New WB-11 Residential Offer to Purchase: Changes

More of the answers owners typically want to know are right where they should be–on the first page. Price, Binding Acceptance, and Closing date. The definition of a fixture is front and center on page 1, with some clarification tweaks.

An Offer to purchase is as simple as a written form of a conversation a Buyer may have with a Seller. It makes sense the the Offer document would flow from beginning to end the way the conversation would begin and end. Buyer: “I’ll buy your property for this amount, on this day.” Seller: “OK”.

The new WB-11 isn’t that simple, but it is formatted closer to the natural conversation. Highlights:

More of the answers owners typically want to know are right where they should be–on the first page. Price, Binding Acceptance, and Closing date. The definition of a fixture is front and center on page 1, with some clarification tweaks.

Page 2 has long been boiler plate with definitions and explanations. Now it’s a working page where Earnest Money and the rules of Earnest Money disbursement are together.

Page 3 Conditions Affecting the Property use the entire page. The list should be a closer match to the Condition Report items.

Page 4 now has only the Inspection Contingency and the definition of Inspections and Testing. By itemizing the 3 steps a buyer is authorized to take to inspect it’s expected the process of inspection will be better understood. Seller’s right to cure is unchanged.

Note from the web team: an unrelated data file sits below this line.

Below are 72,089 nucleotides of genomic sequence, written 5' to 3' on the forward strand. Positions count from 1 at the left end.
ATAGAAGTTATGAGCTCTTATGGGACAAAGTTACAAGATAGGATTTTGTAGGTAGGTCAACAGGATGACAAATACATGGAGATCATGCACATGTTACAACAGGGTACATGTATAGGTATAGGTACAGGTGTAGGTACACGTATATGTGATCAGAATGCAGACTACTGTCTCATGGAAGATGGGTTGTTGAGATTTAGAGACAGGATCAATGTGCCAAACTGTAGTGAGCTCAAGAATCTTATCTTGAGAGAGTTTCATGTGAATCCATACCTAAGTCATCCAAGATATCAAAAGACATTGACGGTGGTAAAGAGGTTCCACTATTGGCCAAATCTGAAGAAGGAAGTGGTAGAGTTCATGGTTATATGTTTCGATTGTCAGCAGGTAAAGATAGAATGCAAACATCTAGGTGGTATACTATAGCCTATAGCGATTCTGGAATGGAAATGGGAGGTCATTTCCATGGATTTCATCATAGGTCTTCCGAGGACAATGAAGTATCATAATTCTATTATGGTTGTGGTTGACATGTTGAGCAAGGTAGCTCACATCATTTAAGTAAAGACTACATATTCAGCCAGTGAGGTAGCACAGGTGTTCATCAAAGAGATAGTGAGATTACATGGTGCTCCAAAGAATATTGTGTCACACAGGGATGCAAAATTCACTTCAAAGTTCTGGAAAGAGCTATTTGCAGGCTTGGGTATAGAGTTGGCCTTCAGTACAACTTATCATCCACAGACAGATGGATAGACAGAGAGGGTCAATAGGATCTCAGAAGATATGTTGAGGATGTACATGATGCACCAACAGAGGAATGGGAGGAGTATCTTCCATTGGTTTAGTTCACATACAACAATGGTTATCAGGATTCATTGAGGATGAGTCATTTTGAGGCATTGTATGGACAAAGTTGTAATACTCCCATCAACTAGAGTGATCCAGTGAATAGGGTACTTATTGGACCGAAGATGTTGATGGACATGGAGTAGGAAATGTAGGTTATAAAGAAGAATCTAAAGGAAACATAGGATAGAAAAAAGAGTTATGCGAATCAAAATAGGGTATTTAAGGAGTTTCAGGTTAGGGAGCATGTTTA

Page 5 A radon testing contingency is part of the Offer for the first time ever. Good news for the testing and remediation business, not so good for buyers who will have that contingency included without understanding the three day test is unreliable for determining long term exposure, and the fix is almost the same price as the cure. Buyer agents may want to sharpen their Radon issue knowledge before they fall into the habit of checking the test contingency out of habit and costing their client an accepted offer.

Financing Commitment Contingency As long as we can remember, there has been no Contingency to Obtain Financing in any version of the WB-11. By labeling the contingency what it is, a contingency to be able to obtain a financing commitment, if a buyer wants the Offer to be contingent upon getting the money, they will know they have to create that contingency.

The satisfaction of the Commitment Contingency is modified to allow buyer signed commitment letters to be used to satisfy the contingency OR a Buyer’s written direction to deliver. However, a commitment sent by the lender does not satisfy this contingency. Essentially, this change reverts the practice back to pre 2011 and in line with the changes firms incorporated in the Addenda to allow deliverance to be done without a Notice from Buyer.

Default days and amounts have been added to fix the issues that come with leaving blank lines unfilled.